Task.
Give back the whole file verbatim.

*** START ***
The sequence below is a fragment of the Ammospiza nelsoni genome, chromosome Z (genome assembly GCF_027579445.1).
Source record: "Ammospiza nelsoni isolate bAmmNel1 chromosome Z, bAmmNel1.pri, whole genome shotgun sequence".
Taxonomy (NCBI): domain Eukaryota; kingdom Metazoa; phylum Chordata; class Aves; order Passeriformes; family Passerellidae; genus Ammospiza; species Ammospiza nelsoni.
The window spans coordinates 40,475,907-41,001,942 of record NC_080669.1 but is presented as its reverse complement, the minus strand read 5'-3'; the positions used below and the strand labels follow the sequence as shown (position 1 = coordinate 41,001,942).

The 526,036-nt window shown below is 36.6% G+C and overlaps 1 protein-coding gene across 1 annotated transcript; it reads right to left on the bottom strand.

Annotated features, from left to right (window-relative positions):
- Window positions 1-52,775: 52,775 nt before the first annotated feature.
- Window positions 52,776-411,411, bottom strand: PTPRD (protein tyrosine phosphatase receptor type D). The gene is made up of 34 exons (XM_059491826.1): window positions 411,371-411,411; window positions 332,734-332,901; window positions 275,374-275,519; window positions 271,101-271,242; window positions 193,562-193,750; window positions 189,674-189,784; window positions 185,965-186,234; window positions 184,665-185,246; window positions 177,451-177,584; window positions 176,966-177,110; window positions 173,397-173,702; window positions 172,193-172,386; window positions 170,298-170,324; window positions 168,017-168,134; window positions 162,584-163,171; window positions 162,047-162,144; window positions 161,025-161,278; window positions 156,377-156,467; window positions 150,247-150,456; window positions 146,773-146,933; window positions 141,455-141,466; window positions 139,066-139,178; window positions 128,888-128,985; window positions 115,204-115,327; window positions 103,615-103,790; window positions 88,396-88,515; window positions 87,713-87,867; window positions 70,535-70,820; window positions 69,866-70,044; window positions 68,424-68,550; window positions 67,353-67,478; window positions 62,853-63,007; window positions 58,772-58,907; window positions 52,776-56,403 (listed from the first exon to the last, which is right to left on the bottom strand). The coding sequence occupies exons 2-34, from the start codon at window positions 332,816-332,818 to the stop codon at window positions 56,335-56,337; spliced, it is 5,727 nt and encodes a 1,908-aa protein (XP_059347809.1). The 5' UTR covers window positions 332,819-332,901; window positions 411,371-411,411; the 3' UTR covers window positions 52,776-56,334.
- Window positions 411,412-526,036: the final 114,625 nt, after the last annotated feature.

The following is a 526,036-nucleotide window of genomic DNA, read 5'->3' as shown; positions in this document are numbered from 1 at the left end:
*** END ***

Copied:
The sequence below is a fragment of the Ammospiza nelsoni genome, chromosome Z (genome assembly GCF_027579445.1).
Source record: "Ammospiza nelsoni isolate bAmmNel1 chromosome Z, bAmmNel1.pri, whole genome shotgun sequence".
Taxonomy (NCBI): domain Eukaryota; kingdom Metazoa; phylum Chordata; class Aves; order Passeriformes; family Passerellidae; genus Ammospiza; species Ammospiza nelsoni.
The window spans coordinates 40,475,907-41,001,942 of record NC_080669.1 but is presented as its reverse complement, the minus strand read 5'-3'; the positions used below and the strand labels follow the sequence as shown (position 1 = coordinate 41,001,942).

The 526,036-nt window shown below is 36.6% G+C and overlaps 1 protein-coding gene across 1 annotated transcript; it reads right to left on the bottom strand.

Annotated features, from left to right (window-relative positions):
- Window positions 1-52,775: 52,775 nt before the first annotated feature.
- Window positions 52,776-411,411, bottom strand: PTPRD (protein tyrosine phosphatase receptor type D). The gene is made up of 34 exons (XM_059491826.1): window positions 411,371-411,411; window positions 332,734-332,901; window positions 275,374-275,519; window positions 271,101-271,242; window positions 193,562-193,750; window positions 189,674-189,784; window positions 185,965-186,234; window positions 184,665-185,246; window positions 177,451-177,584; window positions 176,966-177,110; window positions 173,397-173,702; window positions 172,193-172,386; window positions 170,298-170,324; window positions 168,017-168,134; window positions 162,584-163,171; window positions 162,047-162,144; window positions 161,025-161,278; window positions 156,377-156,467; window positions 150,247-150,456; window positions 146,773-146,933; window positions 141,455-141,466; window positions 139,066-139,178; window positions 128,888-128,985; window positions 115,204-115,327; window positions 103,615-103,790; window positions 88,396-88,515; window positions 87,713-87,867; window positions 70,535-70,820; window positions 69,866-70,044; window positions 68,424-68,550; window positions 67,353-67,478; window positions 62,853-63,007; window positions 58,772-58,907; window positions 52,776-56,403 (listed from the first exon to the last, which is right to left on the bottom strand). The coding sequence occupies exons 2-34, from the start codon at window positions 332,816-332,818 to the stop codon at window positions 56,335-56,337; spliced, it is 5,727 nt and encodes a 1,908-aa protein (XP_059347809.1). The 5' UTR covers window positions 332,819-332,901; window positions 411,371-411,411; the 3' UTR covers window positions 52,776-56,334.
- Window positions 411,412-526,036: the final 114,625 nt, after the last annotated feature.

The following is a 526,036-nucleotide window of genomic DNA, read 5'->3' as shown; positions in this document are numbered from 1 at the left end: